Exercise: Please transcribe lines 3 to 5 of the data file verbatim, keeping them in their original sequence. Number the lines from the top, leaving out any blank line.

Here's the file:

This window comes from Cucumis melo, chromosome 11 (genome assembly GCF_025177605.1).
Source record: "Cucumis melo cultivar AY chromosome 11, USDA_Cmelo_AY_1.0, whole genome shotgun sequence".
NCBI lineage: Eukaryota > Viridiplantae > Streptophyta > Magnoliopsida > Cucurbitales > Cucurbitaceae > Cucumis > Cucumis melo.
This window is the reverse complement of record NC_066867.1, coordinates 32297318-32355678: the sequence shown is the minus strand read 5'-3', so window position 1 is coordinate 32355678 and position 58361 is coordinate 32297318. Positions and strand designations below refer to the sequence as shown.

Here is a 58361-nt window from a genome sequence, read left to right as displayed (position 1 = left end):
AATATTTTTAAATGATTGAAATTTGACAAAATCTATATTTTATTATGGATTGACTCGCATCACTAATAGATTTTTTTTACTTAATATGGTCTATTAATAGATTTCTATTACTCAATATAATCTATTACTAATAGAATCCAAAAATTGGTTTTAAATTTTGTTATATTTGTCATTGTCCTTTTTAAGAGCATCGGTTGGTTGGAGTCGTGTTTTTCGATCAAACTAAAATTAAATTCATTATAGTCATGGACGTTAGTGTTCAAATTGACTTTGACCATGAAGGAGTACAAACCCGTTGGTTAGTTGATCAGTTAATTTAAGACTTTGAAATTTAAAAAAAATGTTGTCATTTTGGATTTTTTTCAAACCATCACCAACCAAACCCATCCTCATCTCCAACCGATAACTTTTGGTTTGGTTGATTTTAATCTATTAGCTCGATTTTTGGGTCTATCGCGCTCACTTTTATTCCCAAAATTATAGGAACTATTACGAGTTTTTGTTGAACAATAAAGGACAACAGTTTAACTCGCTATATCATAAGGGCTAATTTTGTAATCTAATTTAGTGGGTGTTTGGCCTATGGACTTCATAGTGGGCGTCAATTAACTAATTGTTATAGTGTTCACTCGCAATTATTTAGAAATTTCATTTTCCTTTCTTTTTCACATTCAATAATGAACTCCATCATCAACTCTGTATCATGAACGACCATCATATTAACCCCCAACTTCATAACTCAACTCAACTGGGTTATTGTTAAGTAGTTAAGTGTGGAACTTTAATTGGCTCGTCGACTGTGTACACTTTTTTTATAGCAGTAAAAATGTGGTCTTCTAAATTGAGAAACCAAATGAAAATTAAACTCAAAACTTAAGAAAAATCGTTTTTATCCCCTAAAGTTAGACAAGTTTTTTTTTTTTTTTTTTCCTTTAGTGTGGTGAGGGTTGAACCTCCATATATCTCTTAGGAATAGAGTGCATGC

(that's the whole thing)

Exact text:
NCBI lineage: Eukaryota > Viridiplantae > Streptophyta > Magnoliopsida > Cucurbitales > Cucurbitaceae > Cucumis > Cucumis melo.
This window is the reverse complement of record NC_066867.1, coordinates 32297318-32355678: the sequence shown is the minus strand read 5'-3', so window position 1 is coordinate 32355678 and position 58361 is coordinate 32297318. Positions and strand designations below refer to the sequence as shown.

Here is a 58361-nt window from a genome sequence, read left to right as displayed (position 1 = left end):